But as the Roman Catholic Church struggles with the latest scandal involving the sexual abuse of minors, the efforts of the church-run psychiatric center and its self-reported success rate are under new scrutiny, with critics saying the facility has been too willing to let potentially dangerous priests return to the ministry in order to please church officials heavily invested in the priests’ training and recovery.


“These centers, particularly one like St. Luke, do a big, big business with the church,” said Gary R. Schoener, a Minneapolis psychologist who has closely studied the Maryland center and similar facilities. “It’s the same problem consultants have – when you have one big customer, the tendency is to treat them nicely and have things go the way they want it to go.”

Current and past officials with St. Luke dispute that suggestion. They say that far from being part of the problem in the roiling Catholic sexual abuse scandal, the center – with its blend of progressive art and drama therapy, drug treatment and exhaustive group and 12-step counseling sessions – is part of the solution.

An internal study of the more than 450 priests who underwent the center’s six-month treatment program between 1985 and 1995 showed only three of the men relapsed – a conclusion based on reports from the men themselves, their church supervisors or law enforcement officials.

Center officials say few of the priests they treat are ever returned to their old duties or allowed to work again with young people.

“I never had pressure from any bishop to send a priest back and, in many cases, we had people who we thought were able to go back, and we had a hard time convincing any bishops to take them,” said the Rev. Canice Connors, a past president of St. Luke.

The current church crisis, however, has focused new attention on St. Luke’s role in advising the church on whether known sexual offenders should be returned to ministry. In several high-profile cases, church officials knew about sexual abuse allegations – and had priests evaluated or treated at St. Luke – but still shuttled them from parish to parish.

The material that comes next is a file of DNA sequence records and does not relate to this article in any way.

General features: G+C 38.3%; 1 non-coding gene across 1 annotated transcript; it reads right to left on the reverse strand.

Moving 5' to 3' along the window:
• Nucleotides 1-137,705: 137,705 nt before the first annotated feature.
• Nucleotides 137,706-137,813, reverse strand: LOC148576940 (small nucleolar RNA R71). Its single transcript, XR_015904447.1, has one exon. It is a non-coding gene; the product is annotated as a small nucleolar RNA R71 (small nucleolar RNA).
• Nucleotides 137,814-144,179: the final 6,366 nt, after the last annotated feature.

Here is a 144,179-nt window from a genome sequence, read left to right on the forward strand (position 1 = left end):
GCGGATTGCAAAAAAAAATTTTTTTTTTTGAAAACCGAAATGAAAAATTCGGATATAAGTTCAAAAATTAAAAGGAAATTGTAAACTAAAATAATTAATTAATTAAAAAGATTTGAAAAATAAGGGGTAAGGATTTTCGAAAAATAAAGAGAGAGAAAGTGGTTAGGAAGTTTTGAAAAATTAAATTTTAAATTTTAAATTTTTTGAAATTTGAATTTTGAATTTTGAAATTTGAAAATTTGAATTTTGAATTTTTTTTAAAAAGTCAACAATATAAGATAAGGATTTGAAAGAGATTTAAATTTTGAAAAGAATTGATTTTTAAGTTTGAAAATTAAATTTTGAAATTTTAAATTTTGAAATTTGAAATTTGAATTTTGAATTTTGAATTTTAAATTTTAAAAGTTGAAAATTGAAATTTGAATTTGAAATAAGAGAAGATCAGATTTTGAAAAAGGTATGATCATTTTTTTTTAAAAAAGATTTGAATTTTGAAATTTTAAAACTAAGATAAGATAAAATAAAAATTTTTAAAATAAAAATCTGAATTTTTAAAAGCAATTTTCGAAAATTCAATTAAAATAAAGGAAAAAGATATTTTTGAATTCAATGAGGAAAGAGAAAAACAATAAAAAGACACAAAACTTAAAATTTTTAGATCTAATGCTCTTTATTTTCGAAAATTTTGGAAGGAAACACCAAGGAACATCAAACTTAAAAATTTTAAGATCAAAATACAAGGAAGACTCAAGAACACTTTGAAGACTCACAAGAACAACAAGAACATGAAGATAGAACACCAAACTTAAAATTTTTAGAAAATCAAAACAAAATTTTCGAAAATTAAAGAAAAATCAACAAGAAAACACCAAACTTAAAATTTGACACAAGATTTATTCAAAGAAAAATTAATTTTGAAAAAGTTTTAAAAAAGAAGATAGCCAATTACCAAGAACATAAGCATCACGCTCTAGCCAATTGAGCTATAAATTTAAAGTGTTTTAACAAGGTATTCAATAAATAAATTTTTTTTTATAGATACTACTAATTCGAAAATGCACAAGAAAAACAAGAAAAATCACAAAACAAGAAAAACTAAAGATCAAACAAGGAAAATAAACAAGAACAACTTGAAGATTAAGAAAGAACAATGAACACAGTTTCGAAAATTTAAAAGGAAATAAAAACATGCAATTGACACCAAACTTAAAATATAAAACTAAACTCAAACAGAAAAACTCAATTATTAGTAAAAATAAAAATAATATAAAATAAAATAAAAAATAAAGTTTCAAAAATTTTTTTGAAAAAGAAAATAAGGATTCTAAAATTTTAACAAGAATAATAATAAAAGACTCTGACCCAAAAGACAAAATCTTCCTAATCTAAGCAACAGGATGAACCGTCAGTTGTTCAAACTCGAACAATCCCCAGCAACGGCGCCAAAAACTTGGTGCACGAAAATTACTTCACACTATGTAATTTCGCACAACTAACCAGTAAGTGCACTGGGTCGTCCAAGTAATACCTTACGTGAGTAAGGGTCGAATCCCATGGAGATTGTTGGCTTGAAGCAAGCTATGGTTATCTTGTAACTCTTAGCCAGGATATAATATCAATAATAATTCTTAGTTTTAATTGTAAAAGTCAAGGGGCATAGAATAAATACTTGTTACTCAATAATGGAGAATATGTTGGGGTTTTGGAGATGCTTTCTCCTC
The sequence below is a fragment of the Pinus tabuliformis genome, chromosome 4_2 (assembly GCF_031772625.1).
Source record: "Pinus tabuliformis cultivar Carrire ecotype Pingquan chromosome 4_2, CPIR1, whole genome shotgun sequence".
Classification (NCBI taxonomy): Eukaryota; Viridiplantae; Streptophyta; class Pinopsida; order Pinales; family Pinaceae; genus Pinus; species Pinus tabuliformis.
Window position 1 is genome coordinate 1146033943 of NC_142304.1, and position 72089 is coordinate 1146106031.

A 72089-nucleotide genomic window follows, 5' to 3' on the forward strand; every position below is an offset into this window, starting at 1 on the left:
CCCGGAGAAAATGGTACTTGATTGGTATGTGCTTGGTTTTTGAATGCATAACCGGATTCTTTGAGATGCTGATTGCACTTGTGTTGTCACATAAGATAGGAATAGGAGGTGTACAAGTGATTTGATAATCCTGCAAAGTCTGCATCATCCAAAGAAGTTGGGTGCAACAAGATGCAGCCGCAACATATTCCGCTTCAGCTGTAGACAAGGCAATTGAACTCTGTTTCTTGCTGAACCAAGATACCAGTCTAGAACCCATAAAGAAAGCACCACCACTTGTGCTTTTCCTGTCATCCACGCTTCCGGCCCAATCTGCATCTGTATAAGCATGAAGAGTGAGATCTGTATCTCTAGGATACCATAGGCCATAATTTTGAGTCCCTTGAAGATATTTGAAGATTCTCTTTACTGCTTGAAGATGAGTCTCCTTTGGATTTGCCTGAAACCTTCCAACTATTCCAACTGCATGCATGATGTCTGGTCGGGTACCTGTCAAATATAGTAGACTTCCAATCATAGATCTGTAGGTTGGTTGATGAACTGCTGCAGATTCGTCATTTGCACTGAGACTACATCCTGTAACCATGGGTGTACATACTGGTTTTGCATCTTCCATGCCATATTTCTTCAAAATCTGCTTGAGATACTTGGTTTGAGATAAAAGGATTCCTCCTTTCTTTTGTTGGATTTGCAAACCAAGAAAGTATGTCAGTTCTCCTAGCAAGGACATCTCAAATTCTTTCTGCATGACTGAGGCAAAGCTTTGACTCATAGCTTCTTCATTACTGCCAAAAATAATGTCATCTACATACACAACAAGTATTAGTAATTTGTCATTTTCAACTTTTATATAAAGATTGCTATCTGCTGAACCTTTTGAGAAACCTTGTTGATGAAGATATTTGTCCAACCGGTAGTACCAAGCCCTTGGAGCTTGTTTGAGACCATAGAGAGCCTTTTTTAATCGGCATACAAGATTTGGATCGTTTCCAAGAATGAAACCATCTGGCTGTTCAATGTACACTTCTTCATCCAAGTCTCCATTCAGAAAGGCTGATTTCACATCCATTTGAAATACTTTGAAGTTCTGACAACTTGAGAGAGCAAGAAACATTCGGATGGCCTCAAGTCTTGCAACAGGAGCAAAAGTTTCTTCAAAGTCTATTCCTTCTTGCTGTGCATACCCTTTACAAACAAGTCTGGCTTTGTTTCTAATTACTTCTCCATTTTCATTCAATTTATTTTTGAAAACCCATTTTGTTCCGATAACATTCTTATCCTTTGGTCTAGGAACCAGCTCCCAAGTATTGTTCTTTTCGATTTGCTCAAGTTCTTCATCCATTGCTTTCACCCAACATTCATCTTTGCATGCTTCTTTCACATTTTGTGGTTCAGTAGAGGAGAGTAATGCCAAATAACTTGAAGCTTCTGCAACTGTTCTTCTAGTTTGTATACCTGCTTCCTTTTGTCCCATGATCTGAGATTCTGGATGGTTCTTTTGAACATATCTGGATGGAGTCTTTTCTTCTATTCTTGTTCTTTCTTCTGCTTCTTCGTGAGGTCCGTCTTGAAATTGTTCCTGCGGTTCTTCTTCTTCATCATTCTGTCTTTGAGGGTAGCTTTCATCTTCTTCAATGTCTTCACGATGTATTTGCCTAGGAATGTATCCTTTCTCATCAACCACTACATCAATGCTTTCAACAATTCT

• In Boston, former priest John J. Geoghan, accused of molesting more than 130 people, underwent weeklong evaluations at St. Luke in 1989 and 1995, according to court records. He was treated for three months at the Institute of Living in Hartford, Conn., a secular facility that, like St. Luke, has been widely respected for treating clergy accused of sexual abuse.
  • Another defrocked priest from Boston, Paul J. Mahan, was reassigned to a parish after a 1993 evaluation at St. Luke found he was sexually attracted to teen-age boys. Mahan, who underwent a six-month treatment at a Canadian facility and was evaluated again by St. Luke in 1997, is accused now of molesting a young nephew between 1993 and 1995.
  • A priest from the Diocese of Rockville Centre, N.Y., Andrew Millar, was sent to St. Luke in 1999 after he was accused of sexually abusing a 10-year-old altar boy eight years earlier. Millar retired after completing treatment and was allowed to celebrate Mass at a parish where nobody was informed of the charges against him. In May 2000, he was arrested and charged with sodomizing a learning-disabled teen-age boy in a park bathroom.

    As those and other cases unfolded, they exposed rare fault lines between the church and the psychiatric facilities it has relied on for years.

    The staff at the Institute of Living, reacting to a suggestion from New York Cardinal Edward Egan that the church relied on faulty psychiatric evaluations in reassigning priests accused of abuse, said recently that church leaders gave them limited background information on troubled priests and then ignored their treatment advice.